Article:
The Rev. Clay Smith: The safest place to hide from God


Samuel's boys got into the family business of serving in the tabernacle. They did not, however, see it as a holy calling. For them, it was an opportunity to create a good life for themselves. The rule was the choice parts of the animal being offered were to be burned up as an offering for God. Samuel's boys sent a servant in to spear the good parts for themselves. They used their positions of power to seduce and sleep with the young women who served at the entrance to the tabernacle. They were not the first nor the last "servants of God" to abuse their position.

The same thing happened with the chief priests in Jesus' time. Collaborating with the Romans ensured they retained their positions of power and wealth. Backed by Roman military power, they continued to operate a money-changing scam in the Temple. They required all offerings to be paid in "Temple money." All other money had to be exchanged (for a high fee). The money changers got a cut and so did the chief priests.

You would think Jesus' followers would be above this sort of thing. We're not. The papacy was bought, sold and traded in the Middle Ages. The church sold "indulgences," which supposedly suspended the punishment for sin by giving an "offering." In reality, funds were needed to pay for a new St. Peter's church in Rome. Indulgences were a different way to raise money for the building fund.

It seems like hardly a week goes by without hearing that another pastor has used church funds to buy a jet or to build himself a mansion. On a smaller scale, I heard of one pastor who insisted on ordering the food for church suppers. He always ordered extra, then took the extra home because he "didn't want it to go to waste." A ham here and there adds up.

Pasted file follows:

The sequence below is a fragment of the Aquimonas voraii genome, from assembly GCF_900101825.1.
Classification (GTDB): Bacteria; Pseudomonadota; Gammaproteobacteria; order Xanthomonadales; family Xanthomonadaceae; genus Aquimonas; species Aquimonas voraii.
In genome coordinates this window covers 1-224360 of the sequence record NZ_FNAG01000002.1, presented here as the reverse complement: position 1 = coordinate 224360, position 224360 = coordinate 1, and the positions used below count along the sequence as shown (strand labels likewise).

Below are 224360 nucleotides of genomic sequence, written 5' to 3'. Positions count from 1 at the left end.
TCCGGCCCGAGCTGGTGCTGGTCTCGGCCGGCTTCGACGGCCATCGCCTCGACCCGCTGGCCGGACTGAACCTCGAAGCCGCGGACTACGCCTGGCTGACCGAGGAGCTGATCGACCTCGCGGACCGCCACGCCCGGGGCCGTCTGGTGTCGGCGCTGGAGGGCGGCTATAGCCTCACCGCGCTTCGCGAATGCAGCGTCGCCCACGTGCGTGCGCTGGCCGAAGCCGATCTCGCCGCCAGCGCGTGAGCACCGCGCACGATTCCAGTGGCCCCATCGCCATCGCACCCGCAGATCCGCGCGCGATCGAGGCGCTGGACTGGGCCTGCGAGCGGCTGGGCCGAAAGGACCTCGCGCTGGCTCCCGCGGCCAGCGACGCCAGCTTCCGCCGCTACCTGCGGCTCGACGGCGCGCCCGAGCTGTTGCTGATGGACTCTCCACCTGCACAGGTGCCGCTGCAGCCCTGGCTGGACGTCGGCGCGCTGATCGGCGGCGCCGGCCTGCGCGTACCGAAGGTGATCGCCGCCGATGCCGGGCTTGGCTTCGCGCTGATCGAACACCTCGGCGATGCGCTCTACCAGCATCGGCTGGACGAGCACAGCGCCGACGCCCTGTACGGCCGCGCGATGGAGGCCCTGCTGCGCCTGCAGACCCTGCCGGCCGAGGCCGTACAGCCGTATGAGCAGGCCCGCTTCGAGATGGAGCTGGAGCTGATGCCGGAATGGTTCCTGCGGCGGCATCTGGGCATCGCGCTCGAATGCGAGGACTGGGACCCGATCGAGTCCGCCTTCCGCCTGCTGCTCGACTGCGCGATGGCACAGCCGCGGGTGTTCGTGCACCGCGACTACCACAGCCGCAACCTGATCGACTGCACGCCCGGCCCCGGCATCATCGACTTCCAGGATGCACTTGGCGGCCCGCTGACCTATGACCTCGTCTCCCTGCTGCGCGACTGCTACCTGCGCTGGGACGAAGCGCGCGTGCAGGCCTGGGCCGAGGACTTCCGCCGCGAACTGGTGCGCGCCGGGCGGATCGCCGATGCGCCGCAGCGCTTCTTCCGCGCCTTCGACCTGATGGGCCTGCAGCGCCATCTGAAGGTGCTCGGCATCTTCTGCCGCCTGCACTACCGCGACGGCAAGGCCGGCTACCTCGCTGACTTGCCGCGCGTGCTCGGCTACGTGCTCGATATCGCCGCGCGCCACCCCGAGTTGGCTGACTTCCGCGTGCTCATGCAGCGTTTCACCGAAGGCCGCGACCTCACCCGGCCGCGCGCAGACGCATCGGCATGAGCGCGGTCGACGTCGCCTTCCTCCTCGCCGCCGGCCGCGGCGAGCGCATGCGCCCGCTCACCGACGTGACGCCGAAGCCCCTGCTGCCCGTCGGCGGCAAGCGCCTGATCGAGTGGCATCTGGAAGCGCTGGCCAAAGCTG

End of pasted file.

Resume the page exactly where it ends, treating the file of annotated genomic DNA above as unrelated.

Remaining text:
I've heard pastors make all kinds of excuses through the years. One pastor said he didn't tithe because his church didn't pay him enough. Another pastor told me he found it difficult to pray because he was too busy for God. Then there was a pastor who served a church that averaged about 80 people. He told his deacons he didn't have time to go to the hospital because he needed to "spend time in the word." The deacon who told me this added, "He needs to spend less time in the word and more time in the world."

At our church, we once had a man who was chairman of the deacons, chairman of the Stewardship Team and chairman of the Personnel Team. You've heard of the girl "who just can't say 'no?'" He was the deacon who just couldn't say no. I told him it was too big a load for one person. He insisted it wasn't. I asked him how his prayer life was. He said he prayed every night when he went to bed. I asked how many times he fell asleep during his prayers. He was honest enough to say every night. I gently told him if he was so busy for God that he fell asleep talking to God, he was too busy.

What I have come to realize is the safest place to hide from God is to be busy for God. We fool ourselves into believing our effort for God is the same as having a relationship with God. It's not. We need time to be still and know he is God. As Dallas Willard said, "God's joy is you becoming the person he made you to be." Doing for God is good; becoming who God wants you to be is better.

To become the person God wants us to be, we must spend enough time with Jesus to be like him. Not only do we need to know his teaching, but we also need to talk about his teaching with him. It is not enough to read, "Love your enemies." I must then talk with God so I can identify my enemies. I must think through what it means to love them. Then I must ask God for help in actively loving my enemy.

Unfortunately, I can serve God without growing my character to be like Jesus. This seems to be the safest way to hide from God. But when pressure comes - and it will - my true character comes out. If I have been hiding from God and not doing character growth work, what comes out can be Ugly, with a capital "U."

If you find yourself busy for God, be sure to ask, "Am I really serving, or am I hiding?"

The Rev. Dr. Clay Smith is the lead pastor of Alice Drive Baptist Church in Sumter. Email him at